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Could mandatory face masks in public stop this pandemic?

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posted on Mar, 14 2020 @ 01:03 PM
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a reply to: YouAreLiedTo

Here's reality. Right now healthcare providers (doctors, nurses, techs) on the front lines can't get what they need because of sheeple hoarding.

Construction crews can't get what they need for fine particulate mitigation, asbestos mitigation, and so on.

It's a tragedy of people who can't do math and don't know anything about anything yet somehow survive to adulthood.




posted on Mar, 14 2020 @ 01:09 PM
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originally posted by: Jason79

originally posted by: snowspirit
Wouldn’t you need 7 billion masks, daily? I think they’re wear once and dispose- the inside and outside will both be covered in germs...


Naw they are worthless after they become damp. 10 to 30 minutes max, multiplied by 16 waking hours a day.

Edit: I am not shaving my beard, a mask will have no effect.


www.cdc.gov...

N95s are rated for 8 hours.


4- Extended use alone is unlikely to degrade respiratory protection. However, healthcare facilities should develop clearly written procedures to advise staff to:

Discard any respirator that is obviously damaged or becomes hard to breathe through.


CDC even recommends they can be reused in times of low quantities...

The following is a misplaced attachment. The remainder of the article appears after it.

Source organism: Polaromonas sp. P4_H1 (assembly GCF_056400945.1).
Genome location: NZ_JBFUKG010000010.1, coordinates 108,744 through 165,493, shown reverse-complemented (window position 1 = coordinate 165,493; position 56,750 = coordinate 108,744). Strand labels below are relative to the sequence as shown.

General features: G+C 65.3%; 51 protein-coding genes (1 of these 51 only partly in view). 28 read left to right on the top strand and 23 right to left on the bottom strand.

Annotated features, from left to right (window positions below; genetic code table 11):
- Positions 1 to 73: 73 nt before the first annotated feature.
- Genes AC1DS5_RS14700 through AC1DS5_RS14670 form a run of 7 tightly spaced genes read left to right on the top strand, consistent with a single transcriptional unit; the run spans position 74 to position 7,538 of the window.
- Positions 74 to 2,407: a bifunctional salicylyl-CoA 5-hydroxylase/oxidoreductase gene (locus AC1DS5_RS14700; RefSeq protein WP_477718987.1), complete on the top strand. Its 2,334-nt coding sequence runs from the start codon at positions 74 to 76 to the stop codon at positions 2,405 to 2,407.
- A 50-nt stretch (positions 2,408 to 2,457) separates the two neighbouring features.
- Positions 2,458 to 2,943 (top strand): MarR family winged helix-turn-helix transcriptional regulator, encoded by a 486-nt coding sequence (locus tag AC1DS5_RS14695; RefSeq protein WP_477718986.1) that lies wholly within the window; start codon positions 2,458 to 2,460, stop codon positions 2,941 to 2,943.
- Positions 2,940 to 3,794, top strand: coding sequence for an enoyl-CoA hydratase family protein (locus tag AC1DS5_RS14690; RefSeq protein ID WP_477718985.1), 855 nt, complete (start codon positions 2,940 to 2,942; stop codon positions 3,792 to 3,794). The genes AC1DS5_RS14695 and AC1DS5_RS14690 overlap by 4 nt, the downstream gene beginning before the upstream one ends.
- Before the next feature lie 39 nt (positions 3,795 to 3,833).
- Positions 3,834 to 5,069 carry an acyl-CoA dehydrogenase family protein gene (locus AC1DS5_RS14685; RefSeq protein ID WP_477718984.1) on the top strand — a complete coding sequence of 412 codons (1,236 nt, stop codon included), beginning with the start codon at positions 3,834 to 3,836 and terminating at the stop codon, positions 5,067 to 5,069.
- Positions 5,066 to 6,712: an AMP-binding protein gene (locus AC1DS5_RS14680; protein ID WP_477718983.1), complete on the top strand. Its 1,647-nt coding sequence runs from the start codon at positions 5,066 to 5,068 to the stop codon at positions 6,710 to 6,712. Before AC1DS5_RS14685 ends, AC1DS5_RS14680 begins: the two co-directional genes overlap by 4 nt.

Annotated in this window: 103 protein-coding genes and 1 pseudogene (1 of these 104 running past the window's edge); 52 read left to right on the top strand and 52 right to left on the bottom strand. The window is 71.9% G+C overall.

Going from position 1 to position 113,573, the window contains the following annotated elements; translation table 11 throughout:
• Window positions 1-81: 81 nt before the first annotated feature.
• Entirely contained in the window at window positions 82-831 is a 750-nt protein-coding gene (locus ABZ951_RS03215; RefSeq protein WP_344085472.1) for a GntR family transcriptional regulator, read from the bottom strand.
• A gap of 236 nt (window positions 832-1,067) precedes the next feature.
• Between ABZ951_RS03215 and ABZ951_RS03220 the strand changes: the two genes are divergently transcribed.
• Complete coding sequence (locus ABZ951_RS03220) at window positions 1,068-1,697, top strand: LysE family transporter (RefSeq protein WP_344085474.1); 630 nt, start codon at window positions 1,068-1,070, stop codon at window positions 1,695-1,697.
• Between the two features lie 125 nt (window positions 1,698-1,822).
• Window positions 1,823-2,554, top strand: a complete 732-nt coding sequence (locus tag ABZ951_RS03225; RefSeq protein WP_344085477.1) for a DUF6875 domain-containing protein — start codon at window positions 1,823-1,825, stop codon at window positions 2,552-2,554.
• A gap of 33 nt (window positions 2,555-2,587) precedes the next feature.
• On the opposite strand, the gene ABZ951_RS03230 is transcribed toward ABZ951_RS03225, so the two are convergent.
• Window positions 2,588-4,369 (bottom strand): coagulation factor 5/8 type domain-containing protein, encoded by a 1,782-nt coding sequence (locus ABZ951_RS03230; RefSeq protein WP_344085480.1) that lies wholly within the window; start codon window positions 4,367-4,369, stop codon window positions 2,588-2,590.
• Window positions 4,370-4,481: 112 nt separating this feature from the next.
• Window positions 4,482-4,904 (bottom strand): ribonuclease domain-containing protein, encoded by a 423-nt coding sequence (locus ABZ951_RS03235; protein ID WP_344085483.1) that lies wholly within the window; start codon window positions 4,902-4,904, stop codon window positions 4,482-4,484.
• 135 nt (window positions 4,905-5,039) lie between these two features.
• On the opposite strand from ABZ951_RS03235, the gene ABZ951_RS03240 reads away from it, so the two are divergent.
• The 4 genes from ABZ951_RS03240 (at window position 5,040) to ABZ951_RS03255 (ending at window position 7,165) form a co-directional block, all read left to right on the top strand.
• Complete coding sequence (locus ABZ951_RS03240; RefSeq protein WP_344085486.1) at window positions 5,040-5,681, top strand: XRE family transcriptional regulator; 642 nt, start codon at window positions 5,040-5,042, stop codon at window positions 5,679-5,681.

-Reuse1 refers to the practice of using the same N95 respirator for multiple encounters with patients but removing it (‘doffing’) after each encounter. The respirator is stored in between encounters to be put on again (‘donned’) prior to the next encounter with a patient. For pathogens in which contact transmission (e.g., fomites) is not a concern, non-emergency reuse has been practiced for decades.(7) For example, for tuberculosis prevention, CDC recommends that a respirator classified as disposable can be reused by the same worker as long as it remains functional2 and is used in accordance with local infection control procedures.(9) Even when N95 respirator reuse is practiced or recommended, restrictions are in place which limit the number of times the same FFR is reused.Thus, N95 respirator reuse is often referred to as “limited reuse”. Limited reuse has been recommended and widely used as an option for conserving respirators during previous respiratory pathogen outbreaks and pandemics.(2, 3, 10-12)

And yes, they admit it's a questionable practice...

7- Respiratory pathogens on the respirator surface can potentially be transferred by touch to the wearer’s hands and thus risk causing infection through subsequent touching of the mucous membranes of the face (i.e., self-inoculation). While studies have shown that some respiratory pathogens (22-24) remain infectious on respirator surfaces for extended periods of time, in microbial transfer (25-27) and reaerosolization studies (28-32) more than ~99.8% have remained trapped on the respirator after handling or following simulated cough or sneeze.

But the CDC is straight up telling you it's better than nothing. Stop listening to mouthpieces telling you that masks don't help.



posted on Mar, 14 2020 @ 01:12 PM
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originally posted by: 0zzymand0s
a reply to: YouAreLiedTo

Here's reality. Right now healthcare providers (doctors, nurses, techs) on the front lines can't get what they need because of sheeple hoarding.

Construction crews can't get what they need for fine particulate mitigation, asbestos mitigation, and so on.

It's a tragedy of people who can't do math and don't know anything about anything yet somehow survive to adulthood.


I'm sure my N95s i bought last year at Sherwin-Williams are really hurting the supplies...

Piss off. Some if us already have supplies... We aren't causing a shortage...



posted on Mar, 14 2020 @ 01:14 PM